The coefficient of variation (CV), which is calculated as the ratio of the standard deviation and the mean value, can be used to measure the disparity of accessibility. The value of CV ranges from 0 to 1. A larger CV indicates a larger disparity. In this way, the degree of accessibility disparity in different scenarios can be quantitatively compared. As is shown in Table 1, CV of the multi-modal accessibility is larger than the single-modal accessibility, but both are relatively small. For the accessibility of each subgroup obtained by the multi-modal 2SFCA, CV of the car-mode accessibility is a bit smaller than the single-modal accessibility, while CV of the transit-mode accessibility is much larger than all other scenarios.
According to the comparison, the disparity of the accessibility by the multi-modal 2SFCA is larger than the traditional single-modal 2SFCA. On everage, when dividing multi-modal accessibility into car-mode and transit-mode subgroups, the car-mode accessibility is 2.47 times of the transit-mode accessibility. This indicates that the transit-mode subgroup is disadvantaged in the competition for healthcare services with the car-mode subgroup, for an obvious reason that the travel time by public transit is usually larger than the travel time by car.
The car-mode accessibility and transit-mode accessibility also show significantly different patterns. The spatial distribution of transit-mode accessibility is more uneven, with higher transit-mode accessibility in the central region than the eastern and western Shenzhen. The remarkable disparity of the transit-mode accessibility is the main reason making the disparity of multi-modal accessibility larger than the single-modal accessibility. These conclusions cannot be drawn by the traditional single-modal 2SFCA method.
According to the findings of this study, to reduce the disparity of healthcare accessibility in Shenzhen, a key solution is to improve the public transit conditions for seeking healthcare services. On one hand, public transit routes connecting hospitals and major residential places should be increased. On the other hand, the transfer between public transit (metro or bus) stations and hospitals, by walking or by bicycle, should be emphatically improved. This can be carried out in the short term and at a relatively low cost. Another solution is to optimize the spatial configuration of hospitals. More healthcare service resources (physicians in this study) should be allocated in the eastern and western Shenzhen, especially sub-districts in Dapeng District and western Bao’an District. This can be implemented by constructing new hospitals or expanding the existing hospitals in these regions.
This study utilized the multi-modal 2SFCA method to measure the healthcare accessibility in Shenzhen, China. The model was constructed based on the generalized 2SFCA framework, which enables the integration of advanced 2SFCA with different distance decay functions. In this way, the model combines the multi-modal 2SFCA model proposed by Mao and Nekorchuk  and by Langford et al. , and thus facilitates the implications of the multi-modal 2SFCA method. In this study, the Gaussian function was adopted to capture the distance decay effects within the catchment areas. In addition, two Baidu Map APIs were utilized to estimate travel time by public transit or by car respectively. Compared to traditional methods for measuring travel time, this method can provide more reliable estimates of travel time, and is easier to be accessed by individual researchers. This improved the estimation accuracy of travel time via different modes compared to previous applications of the multi-modal 2SFCA method.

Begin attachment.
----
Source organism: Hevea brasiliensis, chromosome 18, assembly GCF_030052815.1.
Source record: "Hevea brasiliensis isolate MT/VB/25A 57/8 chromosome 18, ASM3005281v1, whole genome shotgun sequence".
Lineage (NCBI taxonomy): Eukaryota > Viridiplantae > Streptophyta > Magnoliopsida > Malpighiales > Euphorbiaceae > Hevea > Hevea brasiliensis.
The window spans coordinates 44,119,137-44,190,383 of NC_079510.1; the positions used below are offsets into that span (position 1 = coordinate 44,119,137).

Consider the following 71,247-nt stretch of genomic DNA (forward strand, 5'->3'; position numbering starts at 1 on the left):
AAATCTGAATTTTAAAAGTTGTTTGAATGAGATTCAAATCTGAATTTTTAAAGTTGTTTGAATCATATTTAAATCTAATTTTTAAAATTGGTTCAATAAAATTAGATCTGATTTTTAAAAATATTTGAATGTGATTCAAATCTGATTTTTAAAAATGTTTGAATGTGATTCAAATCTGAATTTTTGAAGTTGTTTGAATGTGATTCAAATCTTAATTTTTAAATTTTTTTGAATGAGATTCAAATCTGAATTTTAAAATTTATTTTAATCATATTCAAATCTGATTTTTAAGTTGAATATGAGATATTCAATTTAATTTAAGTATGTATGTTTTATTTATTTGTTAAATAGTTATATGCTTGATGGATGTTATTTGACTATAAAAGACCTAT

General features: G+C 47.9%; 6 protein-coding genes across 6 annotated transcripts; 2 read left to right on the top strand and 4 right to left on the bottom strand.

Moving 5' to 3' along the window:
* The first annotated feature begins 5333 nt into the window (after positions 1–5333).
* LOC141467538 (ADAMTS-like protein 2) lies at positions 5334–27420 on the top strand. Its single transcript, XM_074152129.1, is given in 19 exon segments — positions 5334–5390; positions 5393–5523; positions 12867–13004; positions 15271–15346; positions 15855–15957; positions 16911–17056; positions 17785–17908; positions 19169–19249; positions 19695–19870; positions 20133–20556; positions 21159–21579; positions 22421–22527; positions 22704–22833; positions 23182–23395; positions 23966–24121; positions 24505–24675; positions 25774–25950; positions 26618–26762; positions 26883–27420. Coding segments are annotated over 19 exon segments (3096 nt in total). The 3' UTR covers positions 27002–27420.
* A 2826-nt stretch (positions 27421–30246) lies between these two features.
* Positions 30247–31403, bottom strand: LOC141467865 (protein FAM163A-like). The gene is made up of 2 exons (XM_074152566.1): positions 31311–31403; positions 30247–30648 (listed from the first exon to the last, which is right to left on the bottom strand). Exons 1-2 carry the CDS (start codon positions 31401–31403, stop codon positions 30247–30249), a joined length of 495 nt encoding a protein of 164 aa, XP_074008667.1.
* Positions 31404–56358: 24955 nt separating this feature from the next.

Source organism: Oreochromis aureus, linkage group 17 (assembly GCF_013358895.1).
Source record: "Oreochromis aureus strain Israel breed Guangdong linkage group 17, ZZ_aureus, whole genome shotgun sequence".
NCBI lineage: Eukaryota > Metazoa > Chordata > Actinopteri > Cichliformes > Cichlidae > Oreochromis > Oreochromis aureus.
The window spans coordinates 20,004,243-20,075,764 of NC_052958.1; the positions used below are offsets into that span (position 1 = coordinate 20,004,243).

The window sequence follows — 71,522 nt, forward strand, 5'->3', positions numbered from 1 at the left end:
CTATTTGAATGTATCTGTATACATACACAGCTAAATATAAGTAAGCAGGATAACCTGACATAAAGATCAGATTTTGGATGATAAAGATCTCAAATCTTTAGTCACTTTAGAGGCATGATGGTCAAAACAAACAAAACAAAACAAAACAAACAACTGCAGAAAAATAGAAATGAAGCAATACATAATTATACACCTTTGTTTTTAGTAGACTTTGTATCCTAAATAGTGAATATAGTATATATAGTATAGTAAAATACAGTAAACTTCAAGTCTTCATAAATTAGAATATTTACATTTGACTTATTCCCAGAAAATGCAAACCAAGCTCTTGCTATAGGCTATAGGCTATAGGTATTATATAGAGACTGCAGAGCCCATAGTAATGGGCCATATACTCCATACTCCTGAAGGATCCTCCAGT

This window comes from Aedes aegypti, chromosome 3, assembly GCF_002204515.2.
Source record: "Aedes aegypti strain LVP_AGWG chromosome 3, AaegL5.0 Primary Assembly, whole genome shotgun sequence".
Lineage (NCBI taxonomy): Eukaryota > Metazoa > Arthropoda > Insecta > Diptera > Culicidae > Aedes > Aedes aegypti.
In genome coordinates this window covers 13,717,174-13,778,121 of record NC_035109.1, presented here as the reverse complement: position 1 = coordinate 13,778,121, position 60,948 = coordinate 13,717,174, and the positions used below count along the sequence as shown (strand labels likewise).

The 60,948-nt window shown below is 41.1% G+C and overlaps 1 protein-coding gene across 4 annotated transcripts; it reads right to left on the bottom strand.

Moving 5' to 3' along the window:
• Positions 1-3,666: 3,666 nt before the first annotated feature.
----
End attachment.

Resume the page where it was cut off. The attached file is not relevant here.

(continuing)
There are still some limitations in this study. For example, only the citywide car ownership level was used, due to the lack of car ownership data at a finer scale. If the car ownership data at the district scale or sub-district scale can be obtained in the future, the disparity in proportions of different transport modes among different regions can be captured in the method, which can further improve the accuracy of healthcare accessibility.
Two-step floating catchment area
Application Programming Interface
The coefficient of variation
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The authors would like to acknowledge the reviewers and editor for their insightful and constructive comments.
This work was funded by Urban China Initiative (UCI) through the UCI grant 2017 and the Pingshan Administrative Bureau of Urban Planning, Land & Resources Commission of Shenzhen Municipality (grant number: 04Y). The funding bodies had no direct role in the design of the study or the collection, analysis, and interpretation of data or in writing the manuscript.
Availability of data and materials
The data of healthcare facilities is available on the official website of Shenzhen government (http://www.sz.gov.cn/ylwslyfwzt/kbjy/yljg/). The population data is reported in the 6th population census data of China at 2010, which has been publicly published. The APIs are provided by Baidu Map (http://lbsyun.baidu.com/index.php?title=jspopular) and are open to the public.
Ethics approval and consent to participate
Ethical approval was not required for this study because it was based on public statistic data.
The authors declare that they have no competing interests.
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Tao, Z., Yao, Z., Kong, H. et al. Spatial accessibility to healthcare services in Shenzhen, China: improving the multi-modal two-step floating catchment area method by estimating travel time via online map APIs. BMC Health Serv Res 18, 345 (2018) doi:10.1186/s12913-018-3132-8
- Healthcare accessibility
- Online map API